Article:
Comment In: Ann Thorac Surg. 2013 Dec;96(6):212824296182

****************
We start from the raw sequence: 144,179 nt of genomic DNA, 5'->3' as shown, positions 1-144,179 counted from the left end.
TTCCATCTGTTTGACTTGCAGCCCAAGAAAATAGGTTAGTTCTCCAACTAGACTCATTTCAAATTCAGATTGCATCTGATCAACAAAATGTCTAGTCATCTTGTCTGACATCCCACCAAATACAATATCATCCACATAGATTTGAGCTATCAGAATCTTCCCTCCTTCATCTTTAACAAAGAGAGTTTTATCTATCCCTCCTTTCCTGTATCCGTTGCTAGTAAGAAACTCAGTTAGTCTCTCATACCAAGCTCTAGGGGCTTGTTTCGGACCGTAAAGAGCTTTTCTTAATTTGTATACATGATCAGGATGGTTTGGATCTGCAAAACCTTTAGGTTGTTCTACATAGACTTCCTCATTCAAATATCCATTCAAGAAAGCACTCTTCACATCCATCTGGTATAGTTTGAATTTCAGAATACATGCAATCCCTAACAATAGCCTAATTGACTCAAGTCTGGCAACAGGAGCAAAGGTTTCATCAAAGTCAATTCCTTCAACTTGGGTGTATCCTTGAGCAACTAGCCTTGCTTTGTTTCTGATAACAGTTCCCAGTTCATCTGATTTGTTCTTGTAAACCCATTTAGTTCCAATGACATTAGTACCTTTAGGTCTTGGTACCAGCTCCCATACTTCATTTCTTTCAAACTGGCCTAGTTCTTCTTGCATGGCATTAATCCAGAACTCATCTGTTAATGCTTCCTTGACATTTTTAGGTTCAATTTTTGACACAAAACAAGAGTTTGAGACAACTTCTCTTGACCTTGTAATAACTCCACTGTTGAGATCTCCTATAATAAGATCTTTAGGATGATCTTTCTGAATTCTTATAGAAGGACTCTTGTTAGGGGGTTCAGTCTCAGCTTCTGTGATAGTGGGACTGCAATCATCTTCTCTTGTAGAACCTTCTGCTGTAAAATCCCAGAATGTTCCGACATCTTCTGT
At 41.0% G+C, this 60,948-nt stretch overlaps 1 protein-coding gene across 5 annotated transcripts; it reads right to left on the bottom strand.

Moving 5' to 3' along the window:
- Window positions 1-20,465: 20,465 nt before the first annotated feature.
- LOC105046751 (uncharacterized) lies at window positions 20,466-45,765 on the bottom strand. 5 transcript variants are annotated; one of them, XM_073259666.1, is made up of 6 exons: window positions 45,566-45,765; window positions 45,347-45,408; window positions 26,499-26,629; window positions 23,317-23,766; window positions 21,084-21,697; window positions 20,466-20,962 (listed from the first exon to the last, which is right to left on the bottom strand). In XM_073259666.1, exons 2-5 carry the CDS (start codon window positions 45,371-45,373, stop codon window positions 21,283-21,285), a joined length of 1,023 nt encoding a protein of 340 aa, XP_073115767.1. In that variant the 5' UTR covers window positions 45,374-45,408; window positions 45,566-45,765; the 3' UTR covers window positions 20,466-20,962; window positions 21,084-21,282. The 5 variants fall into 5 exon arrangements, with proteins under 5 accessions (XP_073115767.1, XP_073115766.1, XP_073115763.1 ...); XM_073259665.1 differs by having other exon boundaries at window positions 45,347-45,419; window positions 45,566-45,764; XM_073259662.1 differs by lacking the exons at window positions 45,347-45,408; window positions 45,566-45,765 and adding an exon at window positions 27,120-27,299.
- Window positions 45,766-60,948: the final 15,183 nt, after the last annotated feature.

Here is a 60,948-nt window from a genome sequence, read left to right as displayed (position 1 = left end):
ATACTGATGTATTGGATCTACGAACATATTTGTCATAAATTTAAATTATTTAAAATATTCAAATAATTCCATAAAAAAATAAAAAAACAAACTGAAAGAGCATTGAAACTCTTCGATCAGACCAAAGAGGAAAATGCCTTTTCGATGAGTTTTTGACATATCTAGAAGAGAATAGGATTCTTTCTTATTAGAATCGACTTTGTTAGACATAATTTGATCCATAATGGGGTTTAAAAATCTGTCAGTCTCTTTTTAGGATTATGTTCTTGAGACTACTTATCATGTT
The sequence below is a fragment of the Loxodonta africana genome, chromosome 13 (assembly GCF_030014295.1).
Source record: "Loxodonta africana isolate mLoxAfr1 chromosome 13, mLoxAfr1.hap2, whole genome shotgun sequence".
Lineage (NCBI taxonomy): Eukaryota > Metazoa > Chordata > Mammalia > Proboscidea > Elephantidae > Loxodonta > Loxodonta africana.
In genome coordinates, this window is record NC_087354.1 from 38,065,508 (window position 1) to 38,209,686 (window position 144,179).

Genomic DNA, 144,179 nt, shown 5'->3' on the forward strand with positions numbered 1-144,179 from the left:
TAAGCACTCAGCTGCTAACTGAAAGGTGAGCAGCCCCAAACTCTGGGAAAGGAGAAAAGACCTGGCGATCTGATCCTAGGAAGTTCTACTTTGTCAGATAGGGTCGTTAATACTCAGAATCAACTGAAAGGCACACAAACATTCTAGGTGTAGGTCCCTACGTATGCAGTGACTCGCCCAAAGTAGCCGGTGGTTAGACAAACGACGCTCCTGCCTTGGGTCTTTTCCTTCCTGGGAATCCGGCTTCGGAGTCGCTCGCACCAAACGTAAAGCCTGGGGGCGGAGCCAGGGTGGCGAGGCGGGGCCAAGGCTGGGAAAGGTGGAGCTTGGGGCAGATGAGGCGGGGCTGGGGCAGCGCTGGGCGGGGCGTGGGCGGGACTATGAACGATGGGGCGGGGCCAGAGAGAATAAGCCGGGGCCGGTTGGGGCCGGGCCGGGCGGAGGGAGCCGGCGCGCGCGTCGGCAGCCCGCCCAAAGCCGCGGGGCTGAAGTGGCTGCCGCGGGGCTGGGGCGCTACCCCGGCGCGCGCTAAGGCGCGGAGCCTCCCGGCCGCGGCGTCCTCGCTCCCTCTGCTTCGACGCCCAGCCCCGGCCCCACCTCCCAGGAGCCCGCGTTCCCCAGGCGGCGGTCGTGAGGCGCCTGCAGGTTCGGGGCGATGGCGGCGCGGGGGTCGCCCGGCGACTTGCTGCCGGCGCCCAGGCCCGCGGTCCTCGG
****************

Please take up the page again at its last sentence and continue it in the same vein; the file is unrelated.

Loss of bone stock and stress shielding is a significant challenge in limb salvage surgery. This study investigates the adaptive bone remodeling of the femoral bone after implantation of a tumor prosthesis with an uncemented press fit stem. We performed a prospective 1 yr follow-up of 6 patients (mean age: 55 (26-78) yr, female/male=3/3) who underwent bone tumor resection surgery of the proximal femur (n=3) or distal femur (n=3). Reconstruction was done using a Global Modular Replacement System (Stryker® Orthopaedics, Mahwah, NJ) tumor prosthesis, and all patients received a straight-fluted 125-mm uncemented press-fit titanium alloy stem with hydroxyapatite coating of the proximal part of the stem. Measurements of bone mineral density (BMD; g/cm2) were done postoperatively and after 3, 6, and 12 mo in the part of the femur bone containing the Global Modular Replacement System stem using dual-energy X-ray absorptiometry. BMD was measured in 3 regions of interest (ROIs) in the femur bone. Nonparametric analysis of variance (Friedman test) for evaluation of changes in BMD over time. BMD decreased in all 3 ROIs with time. In ROI 1 (p=0.01), BMD decreased by 10% after 3 mo and ended with a total decrease of 14% after 1 yr. In ROI 2 (p=0.006), BMD was decreased by 6% after 3 and 6 mo; after 1 yr of follow-up, BMD was 9% below the postoperative value. In ROI 3 (p=0.009), BMD decreased by 6% after 3 and 6 mo; after 1 yr of follow-up, BMD was 8% below the postoperative value. A bone loss of 8%-9% during the first postoperative year was seen along the femoral stem, but in the bone containing the hydroxyapatite-coated part of the stem, the decrease in BMD was 14%, thus indicating that stress shielding of this part of the bone may play a role for the adaptive bone remodeling.